(AP) Texas child welfare officials are ignoring the law and using diversions to justify the removal of more than 400 children from a polygamist sect's ranch, the children's mothers said in a state Supreme Court filing Thursday.
The court had given attorneys for the mothers an unusually tight deadline - less than a day - to respond to a brief filed Tuesday by the state, giving the women hope that a ruling on the fate of the children could come quickly.
"They recognize it's an important pressing issue," said Cynthia Martinez, a spokeswoman for the legal aid attorneys representing dozens of mothers in the case.
Under Texas law, children can be taken from their parents if there's a danger to their physical safety, an urgent need for protection and if officials made a reasonable effort to keep the children in their homes.
An appeals court ruled last week that the massive seizure of children from the Yearning For Zion Ranch in Eldorado last month fell short of those standards. It ordered Texas District Judge Barbara Walther to reverse her custody ruling and allow more than 100 children to return to their parents.
Texas Child Protective Services lawyers have argued that parents could remove their children from state jurisdiction if they regain custody, that DNA tests needed to confirm parentage are still pending and that the lower-court judge had discretion in the case.
Attorneys for the 38 mothers who filed the complaint the appeals court ruled on said in their filing that the state's arguments stray from the point.
"Rather than meaningfully address the three statutory criteria, the department offers diversionary reasons as to why it would be impractical, or 'wrong,' to return the children to their parents," the attorneys said.
The mothers' attorneys said Thursday the children could be returned with restrictions aimed at preventing families from leaving Texas. They added, "Risk of flight from the jurisdiction is not included as a reason to authorize continued custody."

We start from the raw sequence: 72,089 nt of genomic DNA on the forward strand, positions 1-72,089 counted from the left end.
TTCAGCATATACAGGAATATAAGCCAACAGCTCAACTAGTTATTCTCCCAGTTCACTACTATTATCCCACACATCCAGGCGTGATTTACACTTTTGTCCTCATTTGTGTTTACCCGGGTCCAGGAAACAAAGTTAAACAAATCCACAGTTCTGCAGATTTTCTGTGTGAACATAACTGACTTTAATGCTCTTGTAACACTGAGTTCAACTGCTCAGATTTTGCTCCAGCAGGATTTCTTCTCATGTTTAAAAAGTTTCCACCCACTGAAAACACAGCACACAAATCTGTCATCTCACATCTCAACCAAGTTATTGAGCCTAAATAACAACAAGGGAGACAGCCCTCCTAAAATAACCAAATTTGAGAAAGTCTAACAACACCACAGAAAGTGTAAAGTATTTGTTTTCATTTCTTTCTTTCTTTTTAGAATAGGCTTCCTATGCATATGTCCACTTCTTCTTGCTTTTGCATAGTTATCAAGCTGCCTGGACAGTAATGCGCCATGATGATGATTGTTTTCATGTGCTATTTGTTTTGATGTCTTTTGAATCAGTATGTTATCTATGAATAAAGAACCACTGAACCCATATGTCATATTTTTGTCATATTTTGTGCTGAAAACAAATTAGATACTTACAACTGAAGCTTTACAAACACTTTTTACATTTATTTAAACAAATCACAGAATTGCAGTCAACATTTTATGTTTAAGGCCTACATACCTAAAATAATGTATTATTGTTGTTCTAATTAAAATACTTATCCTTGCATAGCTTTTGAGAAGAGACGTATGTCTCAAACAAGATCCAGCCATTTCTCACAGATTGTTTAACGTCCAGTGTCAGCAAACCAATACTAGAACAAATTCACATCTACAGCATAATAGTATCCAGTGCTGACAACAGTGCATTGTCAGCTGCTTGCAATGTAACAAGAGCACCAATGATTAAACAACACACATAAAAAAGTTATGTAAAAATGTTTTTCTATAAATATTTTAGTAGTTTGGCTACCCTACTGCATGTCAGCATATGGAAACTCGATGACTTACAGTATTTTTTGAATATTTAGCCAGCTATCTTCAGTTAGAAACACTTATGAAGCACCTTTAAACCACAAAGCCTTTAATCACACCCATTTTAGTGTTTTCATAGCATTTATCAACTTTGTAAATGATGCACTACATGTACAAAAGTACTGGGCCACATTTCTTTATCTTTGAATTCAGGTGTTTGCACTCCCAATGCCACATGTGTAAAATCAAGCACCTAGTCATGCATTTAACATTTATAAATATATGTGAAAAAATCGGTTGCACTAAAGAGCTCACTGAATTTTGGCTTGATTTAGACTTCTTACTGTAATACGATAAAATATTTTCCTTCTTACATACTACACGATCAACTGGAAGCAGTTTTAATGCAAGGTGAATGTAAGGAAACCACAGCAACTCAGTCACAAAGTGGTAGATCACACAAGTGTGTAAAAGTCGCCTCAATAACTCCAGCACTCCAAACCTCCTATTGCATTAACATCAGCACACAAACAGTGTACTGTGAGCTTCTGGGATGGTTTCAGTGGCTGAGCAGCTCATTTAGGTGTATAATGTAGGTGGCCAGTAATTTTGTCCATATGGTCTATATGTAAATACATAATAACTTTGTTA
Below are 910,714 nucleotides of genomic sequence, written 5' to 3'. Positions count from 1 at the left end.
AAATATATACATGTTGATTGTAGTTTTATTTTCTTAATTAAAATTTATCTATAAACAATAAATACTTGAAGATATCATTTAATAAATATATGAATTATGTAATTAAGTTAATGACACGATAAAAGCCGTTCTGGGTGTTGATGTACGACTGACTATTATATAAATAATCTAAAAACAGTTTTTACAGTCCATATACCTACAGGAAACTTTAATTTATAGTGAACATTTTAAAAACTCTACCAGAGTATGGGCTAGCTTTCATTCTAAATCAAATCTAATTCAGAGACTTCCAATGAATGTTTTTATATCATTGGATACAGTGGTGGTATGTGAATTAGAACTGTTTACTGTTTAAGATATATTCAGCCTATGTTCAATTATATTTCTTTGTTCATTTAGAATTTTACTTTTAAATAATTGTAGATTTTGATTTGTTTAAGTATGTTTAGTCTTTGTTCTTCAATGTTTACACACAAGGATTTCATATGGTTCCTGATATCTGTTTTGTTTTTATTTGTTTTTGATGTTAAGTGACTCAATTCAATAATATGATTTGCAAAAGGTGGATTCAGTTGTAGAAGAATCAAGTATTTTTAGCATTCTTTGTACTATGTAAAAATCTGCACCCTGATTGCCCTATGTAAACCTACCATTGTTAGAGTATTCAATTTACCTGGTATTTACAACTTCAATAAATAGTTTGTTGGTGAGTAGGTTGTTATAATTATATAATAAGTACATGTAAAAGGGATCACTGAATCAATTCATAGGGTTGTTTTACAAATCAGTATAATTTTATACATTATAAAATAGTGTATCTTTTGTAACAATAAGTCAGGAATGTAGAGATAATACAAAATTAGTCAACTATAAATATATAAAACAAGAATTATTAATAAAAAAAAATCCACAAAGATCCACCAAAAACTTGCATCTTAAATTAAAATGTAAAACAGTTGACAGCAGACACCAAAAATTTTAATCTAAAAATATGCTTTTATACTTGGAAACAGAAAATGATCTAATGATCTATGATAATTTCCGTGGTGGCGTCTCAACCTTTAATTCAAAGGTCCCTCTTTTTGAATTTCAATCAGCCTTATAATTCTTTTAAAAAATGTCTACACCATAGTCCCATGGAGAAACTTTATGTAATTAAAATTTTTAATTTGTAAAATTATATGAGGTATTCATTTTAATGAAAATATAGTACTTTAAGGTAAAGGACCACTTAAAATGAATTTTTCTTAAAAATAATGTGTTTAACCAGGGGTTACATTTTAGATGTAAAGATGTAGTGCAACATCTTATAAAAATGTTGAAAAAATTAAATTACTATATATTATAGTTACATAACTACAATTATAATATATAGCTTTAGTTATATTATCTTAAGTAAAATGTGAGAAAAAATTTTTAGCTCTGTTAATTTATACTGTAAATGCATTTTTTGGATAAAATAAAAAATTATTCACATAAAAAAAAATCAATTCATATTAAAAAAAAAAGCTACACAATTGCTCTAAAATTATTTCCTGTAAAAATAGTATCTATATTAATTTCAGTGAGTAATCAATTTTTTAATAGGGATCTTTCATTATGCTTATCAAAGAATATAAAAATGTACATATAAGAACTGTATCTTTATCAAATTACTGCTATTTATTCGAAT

CPS says it took the children into custody because the Fundamentalist Church of Jesus Christ of Latter Day Saints, which runs the ranch, was forcing girls into underage marriage and sex. The agency said the sect's beliefs put all the children, including infants and boys, in danger. Parents and church officials deny any abuse.
The case before the court technically only applies to 124 children of the 38 mothers, but the ruling would significantly affect nearly all the FLDS children since they were removed under identical circumstances.
Roughly 430 are now in foster care after two births, numerous reclassifications of adult women initially held as minors and a handful of agreements allowing parents to keep custody while the Supreme Court considers the case.
Separately on Thursday, the ACLU of Texas filed a brief supporting the parents' claim and raising concerns that parents were not given an opportunity to be considered individually in the chaotic two-day custody hearing that resulted in the children going to foster care.
The FLDS, which teaches polygamy brings glorification in heaven, is a breakaway sect of the Mormon church, which renounced polygamy more than a century ago.